Calev would gladly give us a loaf of bread or some lemons. But the questions I asked myself were always the same. What about tomorrow? And the day after that? I couldn’t beg off him.
No. I wouldn’t let him bring us food every day like we were cripples. The thought turned my empty stomach and I kicked at the dirt. Mother and Father had made this life work. I could too. When the fevers had them, I’d promised I’d take care of Avi. Maybe I’d get another headland farmer to use us to ship surplus barley across the strait.
But that didn’t put figs in Avi’s mouth today.
“What are you doing?” Avi whispered as I walked up behind a woodcutter’s cart.
Manure and fresh timber masked the scent of what was almost certainly a bag of barley cakes near the left wheel—the woodcutter’s noon meal. I threw a tiny rock toward his horse’s back leg. The horse jerked and the cart lurched to the side, the woodcutter shouting at his animal as I snatched the bag faster than a falcon can grab a chicken.
I ate one before Avi could argue, hurrying around the cart and hiding the bag in the folds of my skirt. Though she frowned at me during the entire walk to the dock, Avi ate her fill for once.
Fish liver oil was both the worst and the best smell in the morning. Best because it meant I was near my boat. Worst because, well, it was fish liver oil.
The fisherman selling the stuff crossed his arms. “I won’t give it for free.”
“But you dump most of it anyway,” I argued. “It’s rancid.”
“You need it. So I want something for it.”
Of course he did. This was Jakobden, after all. A port town full to bursting with people who cared for silver and fame, and nothing as low as a generous spirit.
“Do we really need it?” Avi asked.
I whispered in her ear. “The stern stitching is begging for a coat.”
I felt the coins in my sash. Four coppers. It was all I’d saved toward a better boat, a better sail, a better anything. Then my gaze dropped onto the bag in Avi’s hand. There was one barley cake left. It would leave me without a noon meal, but the lack of oil could sink us under the wild waters of the Pass, the cursed strait we sailed every day.
Avi saw my eyes and handed me the bag. I held a cake out to the man.
“Fresh this morning,” I said. “It’s more than you deserve.”
He frowned, then snatched the cake and pushed it into his sash for later. After he ladled some oil into our small, wooden bucket, we headed down the near deserted dock toward the red and purple boat our parents had left behind.
Sitting side by side on the dock’s uneven planks, we took turns dipping our brushes into the foul-smelling oil and painting it over the coconut fiber stitching that held the stern in place.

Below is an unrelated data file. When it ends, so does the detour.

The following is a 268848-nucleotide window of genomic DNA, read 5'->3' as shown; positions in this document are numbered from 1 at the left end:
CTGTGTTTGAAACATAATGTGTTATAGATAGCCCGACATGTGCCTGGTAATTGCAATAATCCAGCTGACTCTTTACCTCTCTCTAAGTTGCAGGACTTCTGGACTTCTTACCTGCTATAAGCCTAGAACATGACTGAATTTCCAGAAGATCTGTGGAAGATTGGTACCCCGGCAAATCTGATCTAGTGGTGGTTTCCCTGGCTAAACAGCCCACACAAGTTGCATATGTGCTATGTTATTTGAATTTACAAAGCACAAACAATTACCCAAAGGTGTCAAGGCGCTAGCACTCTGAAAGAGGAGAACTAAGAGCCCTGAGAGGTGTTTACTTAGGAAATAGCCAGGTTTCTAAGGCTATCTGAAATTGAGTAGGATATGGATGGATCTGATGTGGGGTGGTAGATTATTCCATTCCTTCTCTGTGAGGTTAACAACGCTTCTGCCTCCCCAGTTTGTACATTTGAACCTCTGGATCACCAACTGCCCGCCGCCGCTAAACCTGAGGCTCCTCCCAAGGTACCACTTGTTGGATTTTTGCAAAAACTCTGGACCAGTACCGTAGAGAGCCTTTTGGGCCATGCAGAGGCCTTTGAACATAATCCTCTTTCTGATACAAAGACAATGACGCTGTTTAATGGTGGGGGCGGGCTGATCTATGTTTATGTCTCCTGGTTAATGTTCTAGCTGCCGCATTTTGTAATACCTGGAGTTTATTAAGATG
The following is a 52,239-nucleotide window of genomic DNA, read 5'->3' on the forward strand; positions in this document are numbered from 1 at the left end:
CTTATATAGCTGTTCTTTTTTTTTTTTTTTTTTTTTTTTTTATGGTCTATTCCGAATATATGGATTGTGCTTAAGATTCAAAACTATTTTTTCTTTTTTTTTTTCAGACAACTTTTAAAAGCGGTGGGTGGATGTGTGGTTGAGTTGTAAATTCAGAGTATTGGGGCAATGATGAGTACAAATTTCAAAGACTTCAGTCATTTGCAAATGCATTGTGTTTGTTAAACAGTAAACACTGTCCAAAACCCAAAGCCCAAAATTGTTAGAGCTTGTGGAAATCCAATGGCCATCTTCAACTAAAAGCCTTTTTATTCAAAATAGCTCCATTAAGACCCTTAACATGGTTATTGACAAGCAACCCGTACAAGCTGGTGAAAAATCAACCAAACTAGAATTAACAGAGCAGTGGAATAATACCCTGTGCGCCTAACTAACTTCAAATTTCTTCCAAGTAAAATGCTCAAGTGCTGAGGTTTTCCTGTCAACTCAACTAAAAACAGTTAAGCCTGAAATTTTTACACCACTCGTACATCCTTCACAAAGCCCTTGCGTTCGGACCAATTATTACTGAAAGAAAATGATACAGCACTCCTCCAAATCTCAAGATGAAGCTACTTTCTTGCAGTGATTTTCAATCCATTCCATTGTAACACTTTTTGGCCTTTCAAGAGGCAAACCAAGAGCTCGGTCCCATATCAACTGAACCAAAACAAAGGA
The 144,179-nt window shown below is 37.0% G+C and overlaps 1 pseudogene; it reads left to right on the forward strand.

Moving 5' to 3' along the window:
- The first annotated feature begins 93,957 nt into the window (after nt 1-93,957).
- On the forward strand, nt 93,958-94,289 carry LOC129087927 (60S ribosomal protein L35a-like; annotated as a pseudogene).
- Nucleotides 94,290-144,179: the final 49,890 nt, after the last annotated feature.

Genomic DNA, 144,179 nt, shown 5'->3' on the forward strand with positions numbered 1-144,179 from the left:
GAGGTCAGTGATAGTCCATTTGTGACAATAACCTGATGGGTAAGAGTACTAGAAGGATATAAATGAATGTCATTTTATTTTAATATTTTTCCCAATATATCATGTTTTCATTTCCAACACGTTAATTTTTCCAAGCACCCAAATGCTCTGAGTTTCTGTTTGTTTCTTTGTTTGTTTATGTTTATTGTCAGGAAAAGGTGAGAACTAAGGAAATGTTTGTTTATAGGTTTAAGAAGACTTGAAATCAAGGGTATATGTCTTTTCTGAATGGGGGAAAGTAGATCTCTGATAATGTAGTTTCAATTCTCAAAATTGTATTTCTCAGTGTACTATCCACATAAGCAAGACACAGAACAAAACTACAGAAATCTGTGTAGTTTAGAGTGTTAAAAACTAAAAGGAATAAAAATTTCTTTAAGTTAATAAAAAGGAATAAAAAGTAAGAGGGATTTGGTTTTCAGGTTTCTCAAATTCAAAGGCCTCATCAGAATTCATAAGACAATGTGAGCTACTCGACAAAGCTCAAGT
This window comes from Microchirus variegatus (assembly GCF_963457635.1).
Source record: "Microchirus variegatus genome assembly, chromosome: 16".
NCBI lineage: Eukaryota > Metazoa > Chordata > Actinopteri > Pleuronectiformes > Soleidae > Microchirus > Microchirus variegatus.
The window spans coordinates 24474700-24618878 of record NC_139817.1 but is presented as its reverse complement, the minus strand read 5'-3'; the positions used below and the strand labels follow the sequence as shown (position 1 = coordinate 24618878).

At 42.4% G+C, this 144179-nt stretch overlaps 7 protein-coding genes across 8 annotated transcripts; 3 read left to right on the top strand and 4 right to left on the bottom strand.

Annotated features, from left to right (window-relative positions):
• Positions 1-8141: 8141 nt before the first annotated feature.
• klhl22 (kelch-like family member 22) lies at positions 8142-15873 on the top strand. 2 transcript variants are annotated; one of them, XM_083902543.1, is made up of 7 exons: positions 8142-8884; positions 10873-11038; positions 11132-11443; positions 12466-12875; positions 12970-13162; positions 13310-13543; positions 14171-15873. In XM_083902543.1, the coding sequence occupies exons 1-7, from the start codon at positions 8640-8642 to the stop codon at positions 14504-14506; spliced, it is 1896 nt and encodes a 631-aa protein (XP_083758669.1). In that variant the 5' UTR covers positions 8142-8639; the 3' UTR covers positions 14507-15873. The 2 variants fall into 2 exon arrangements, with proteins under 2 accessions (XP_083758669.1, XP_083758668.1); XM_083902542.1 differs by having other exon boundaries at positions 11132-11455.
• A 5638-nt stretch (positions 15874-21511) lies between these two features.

Seawater slapped the space between the boat and the dock as I called out, “Oron!”
“Why do we love him again?” Avi grinned.
“If he didn’t handle sails like the Fire, I wouldn’t…no…I’d still love him. The beast.”
I didn’t affectionately call him ‘the beast’ because he was both a pale-skinned northerner and an unusually small person—I wasn’t a horse’s back end like the sailmaker’s son—but because of his taste for drink, his sharp tongue, and his tendency to nap like an oversized cat.
Footsteps pounded down the boards, and I turned to see an official striding toward us, his tunic and sash billowing in the wind.
Worry tied a neat knot around my heart. This might be about the rent and what I owed. It might be about any number of crimes. And the Fire knew, my word against a middle-caste’s would be mouse dung to silver pieces.
Avi dropped her brush into the water and her lips pinched together. “I told you we should’ve gone for the stamp and seal.”
I groaned as I helped her fish the brush from the water. These dock officials were the worst.
“Just Kinneret them,” Avi whispered. “Like you did to the woodcutter.”
“Sailing papers,” the official spat, looking down at me.
Standing, I gritted my teeth and pulled my out-of-date papers from my sash. “Everything is good here.” I held them to his face, then quickly folded them again.
He ripped them from me. “These are expired. You cannot sail again until you have an updated stamp. Report immediately to the town hall.” Spinning, he hurried back up the dock.
“Guess I’ll finish this up while you go,” Avi said.
I didn’t like how she looked. The skin around her mouth was pale. “I don’t want to leave you.”
“You have to. You know you do.”
“I’ll kick Oron awake first,” I joked. Sort of.
He may’ve been the one who came to us in our worst hour, and close as an older brother or an uncle, but he still needed a good shove every once in a while.
She stood and wiped her hands on her skirt. “I’m fine. I’ll do it. Go.”
I had to smile. She sounded like Mother.
I rushed away, hoping she really was as strong as I thought she was, and praying my own stubborn will might be enough to keep us from the life of a dead-eyed beggar.